nutrition in the field

Rob Quinlan (C611417@MIZZOU1.MISSOURI.EDU)
Sat, 8 Apr 1995 14:40:42 CDT

I think the question of nutrition in the field is a good one. I
personally lost over 20 lbs. in one short 2 month field trip (and
I was pretty slender to begin with). How do people deal with this
problem? What do people do when important items of the local diet
are too disgusting to one's palette or when one is unaccustomed to
eating large enough quantities of carbohydrates to maintain normal
levels of caloric intake? I also see a serious rapport problem w/
going into a site w/out provisions or the means to obtain them.
Seems to me an anthro who shows up w/out food would be perceived as
a mooch. One can't possibly expect to jump right into food sharing
situations right off the bat. Of course, this problem is different
in different sites. I'd be really interested to hear other people's
experiences in this regard.

Chagnon talks about this both in _Yanomamo_ and _Studying the Yanomamo_.
Maybury-Lewis talks about it in _Savage & the innocent_ where he and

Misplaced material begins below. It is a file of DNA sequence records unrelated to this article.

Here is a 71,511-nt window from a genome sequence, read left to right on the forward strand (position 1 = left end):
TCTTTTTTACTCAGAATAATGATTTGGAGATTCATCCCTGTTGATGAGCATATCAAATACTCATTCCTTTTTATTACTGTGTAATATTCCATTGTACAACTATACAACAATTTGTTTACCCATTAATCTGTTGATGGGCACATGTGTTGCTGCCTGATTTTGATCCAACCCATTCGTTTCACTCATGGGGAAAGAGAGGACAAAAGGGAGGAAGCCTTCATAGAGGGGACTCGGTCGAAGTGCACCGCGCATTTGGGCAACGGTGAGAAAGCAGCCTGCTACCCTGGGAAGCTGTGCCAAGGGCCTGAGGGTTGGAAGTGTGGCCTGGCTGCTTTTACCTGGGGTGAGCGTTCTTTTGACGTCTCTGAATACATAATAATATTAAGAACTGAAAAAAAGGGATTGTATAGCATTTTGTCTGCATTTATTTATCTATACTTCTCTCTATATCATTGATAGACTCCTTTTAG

his family worked w/ the Sherente and Shavante. Basso talks about it
in her Kalapalo ethnography. Chagnon lost lots of weight and ate
peanut butter and honey with strong coffee once per day and made a big
meal for himself once a week. Maybury-Lewis periodically bought a cow
to share with the village and commissioned women to make large quantities
of manioc flour for his family and him. Basso brought some food with
her that she ended up having to share with the household she lived in.

Marsha and I made periodic trips to the nearest town to buy some supplements,
which we shared with the rest of the household we were living with. And
once we bought a whole goat for a feast, but when it came time to eat we
only got a portion of spine! (We haven't yet figured out why, perhaps they
thought one part was as good as the next, or maybe it was for some other
reciprocal exchange where our hosts thought we were stingy.)

Rob Quinlan